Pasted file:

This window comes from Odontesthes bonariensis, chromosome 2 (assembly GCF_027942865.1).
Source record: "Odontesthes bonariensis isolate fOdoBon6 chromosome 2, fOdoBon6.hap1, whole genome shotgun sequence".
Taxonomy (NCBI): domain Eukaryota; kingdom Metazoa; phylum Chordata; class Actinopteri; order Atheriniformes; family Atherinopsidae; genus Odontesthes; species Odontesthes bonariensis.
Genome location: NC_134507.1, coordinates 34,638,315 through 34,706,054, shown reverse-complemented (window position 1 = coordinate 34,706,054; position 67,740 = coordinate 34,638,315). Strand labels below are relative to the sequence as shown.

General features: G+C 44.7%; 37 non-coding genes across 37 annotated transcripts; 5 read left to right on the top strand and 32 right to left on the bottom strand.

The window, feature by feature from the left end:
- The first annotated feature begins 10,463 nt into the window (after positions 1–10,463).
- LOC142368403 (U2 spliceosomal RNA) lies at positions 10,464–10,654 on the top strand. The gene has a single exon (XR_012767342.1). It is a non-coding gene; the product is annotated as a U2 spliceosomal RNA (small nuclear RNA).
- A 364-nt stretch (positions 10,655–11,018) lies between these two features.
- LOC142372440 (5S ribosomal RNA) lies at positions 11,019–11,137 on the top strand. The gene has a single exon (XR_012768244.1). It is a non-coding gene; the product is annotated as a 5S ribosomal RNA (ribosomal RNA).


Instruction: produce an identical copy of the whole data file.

This window comes from Odontesthes bonariensis, chromosome 2 (assembly GCF_027942865.1).
Source record: "Odontesthes bonariensis isolate fOdoBon6 chromosome 2, fOdoBon6.hap1, whole genome shotgun sequence".
Taxonomy (NCBI): domain Eukaryota; kingdom Metazoa; phylum Chordata; class Actinopteri; order Atheriniformes; family Atherinopsidae; genus Odontesthes; species Odontesthes bonariensis.
Genome location: NC_134507.1, coordinates 34,638,315 through 34,706,054, shown reverse-complemented (window position 1 = coordinate 34,706,054; position 67,740 = coordinate 34,638,315). Strand labels below are relative to the sequence as shown.

General features: G+C 44.7%; 37 non-coding genes across 37 annotated transcripts; 5 read left to right on the top strand and 32 right to left on the bottom strand.

The window, feature by feature from the left end:
- The first annotated feature begins 10,463 nt into the window (after positions 1–10,463).
- LOC142368403 (U2 spliceosomal RNA) lies at positions 10,464–10,654 on the top strand. The gene has a single exon (XR_012767342.1). It is a non-coding gene; the product is annotated as a U2 spliceosomal RNA (small nuclear RNA).
- A 364-nt stretch (positions 10,655–11,018) lies between these two features.
- LOC142372440 (5S ribosomal RNA) lies at positions 11,019–11,137 on the top strand. The gene has a single exon (XR_012768244.1). It is a non-coding gene; the product is annotated as a 5S ribosomal RNA (ribosomal RNA).